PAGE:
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Clubbed Thumb's annual theatre festival is an incubator for up-and-coming playwrights
You probably won't recognize the names Trish Harnetiaux, Angela Hanks and Will Arbery, but if you're a lover of offbeat new plays, commit them to memory. They're the three emerging dramatists featured in this year's Summerworks, Clubbed Thumb's annual theatre festival that's known for having given many famous playwrights their first big break.
Summerworks is an ambitious undertaking: Over a month and a half, the fest presents three markedly different world-premiere plays at the Wild Project in the East Village. Each show gets 10 days of full-fledged performances with sets, costumes and seasoned actors. There's less than a week between productions, which means the minute one show ends, a new set of artists is banging at the stage door, eager to load in.
Yet there seems to be a method to this madness. Over the past two-plus decades, Summerworks has introduced New York audiences to the work of Gina Gionfriddo, Sarah Ruhl, Jordan Harrison and Lisa D'Amour, all of whom were later nominated for Pulitzers. And some plays that debuted at the fest went on to bigger things, such as Jaclyn Backhaus' Men on Boats, which Clubbed Thumb later coproduced at Playwrights Horizons.
So if you're interested in hearing new voices, consider putting these three Summerfest shows on your calendar. They're inexpensive ($25 per ticket -- even less if you buy via TDF's $9 Off-Off Broadway program), and just may afford you future bragging rights. Here's what the playwrights have to say about their shows:
Tin Cat Shoes by Trish Harnetiaux (May 19-29)
Plot: New shoe store staffer Gemma is just settling in when the boss arrives and takes all the employees on a mandatory camping trip. Stuff happens (including a bear attack) and "it's kind of unbelievable how far these characters go in 85 minutes, we cover a lot of ground," teases Harnetiaux.
Inspiration: "Ever since the election in 2016, we've been forced to accept outrageous new circumstances," she says. "How do we survive that? That was very much a leaping off point for this story about following a group of coworkers as they have an odyssey of a day and how they adapt to their circumstances."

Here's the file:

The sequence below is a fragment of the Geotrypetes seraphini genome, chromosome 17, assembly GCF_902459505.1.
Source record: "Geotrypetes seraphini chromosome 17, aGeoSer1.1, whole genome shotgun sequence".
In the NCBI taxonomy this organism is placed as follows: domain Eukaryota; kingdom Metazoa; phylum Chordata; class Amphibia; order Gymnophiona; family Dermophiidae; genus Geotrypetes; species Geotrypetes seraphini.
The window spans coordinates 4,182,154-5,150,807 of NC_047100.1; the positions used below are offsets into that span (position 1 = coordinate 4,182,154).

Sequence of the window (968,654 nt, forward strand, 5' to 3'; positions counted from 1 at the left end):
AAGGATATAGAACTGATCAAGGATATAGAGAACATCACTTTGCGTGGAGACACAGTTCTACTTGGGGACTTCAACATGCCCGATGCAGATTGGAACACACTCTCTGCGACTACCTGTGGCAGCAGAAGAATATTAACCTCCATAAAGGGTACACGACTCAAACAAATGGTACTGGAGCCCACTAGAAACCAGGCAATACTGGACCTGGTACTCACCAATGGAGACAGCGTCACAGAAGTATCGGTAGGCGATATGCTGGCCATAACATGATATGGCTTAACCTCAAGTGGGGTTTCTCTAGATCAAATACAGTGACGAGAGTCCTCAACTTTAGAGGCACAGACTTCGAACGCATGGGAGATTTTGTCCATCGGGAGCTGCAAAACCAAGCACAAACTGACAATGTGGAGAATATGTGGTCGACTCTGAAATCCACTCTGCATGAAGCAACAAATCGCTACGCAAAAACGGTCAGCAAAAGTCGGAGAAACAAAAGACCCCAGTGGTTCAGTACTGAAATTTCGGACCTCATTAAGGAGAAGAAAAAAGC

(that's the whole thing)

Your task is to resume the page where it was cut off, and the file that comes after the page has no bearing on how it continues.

What will audiences be thinking about after the show? "I want people to reflect on their own ability to adapt and what that's meant, and how big an issue can be that never gets addressed again," she says. "I'm also interested in what's at the intersection of kindness and survival."
Describe your play in three words: "Unpredictable, unsettling, funny."
Wilder Gone by Angela Hanks (June 4-14)
Plot: It's 1921 in Dallas, Texas and three African-American women have different aspirations. Thalia wants to build a house, Mabel hopes to be a preacher and 12-year-old Peanut Brittle just wants to get through puberty.
Inspiration: "It is loosely inspired by the life of my paternal great grandmother," says Hanks about her ancestor, who owned a home in Dallas in the 1920s, a rarity for African-American women of that era. "What interested me was her determination in having that house built. There are few stories from that time with women of color being leaders and pursuing their own ambition."
What will audiences be thinking about after the show? "My hope is there's a lot to take away from this play surrounding the themes of ambition, love, loss and survival," she says. Wilder Gone also touches on "the politics of skin tone and class."
Describe your play in three words: "Poignant, funny, understated (at times)."
Plano by Will Arbery (June 20-30)
Plot: Three sisters aren't having a very good go of it: two are trapped in unstable marriages and the third is in chronic physical pain.
Inspiration: Arbery has seven sisters and he wanted to create a "love letter" to them. While the play was sparked by one sister's divorce, "I found that the real joy of the piece came from having my sisters be with each other and talk to each other," he says. In the show, the siblings bond as they navigate "three very different male presences and three very different types of oppression, ranging from the very literal, to the very spiritual, to the incomprehensible."
What will audiences be thinking about after the show? "I love plays that linger in your mind long after you've seen them, something that you're trying to puzzle out months after," says Arbery. "So I would love for the audience to feel a little bit haunted. Beyond that, because this play is such an act of love for these women, I would love for people to feel seen. This play came out of all those years of absorbing and I just hope the seeing and the listening that I'm doing feels resonant."
Describe your play in three words: "Haunted, rageful, loving."
TDF MEMBERS: At press time, discount tickets were available for Tin Cat Shoes. Tickets for the other two Summerworks shows may become available during their respective runs. Go here to browse our current offers.
Follow Diep Tran at @DiepThought. Follow TDF at @TDFNYC.
Top image: The cast of Men on Boats. Photo by Elke Young.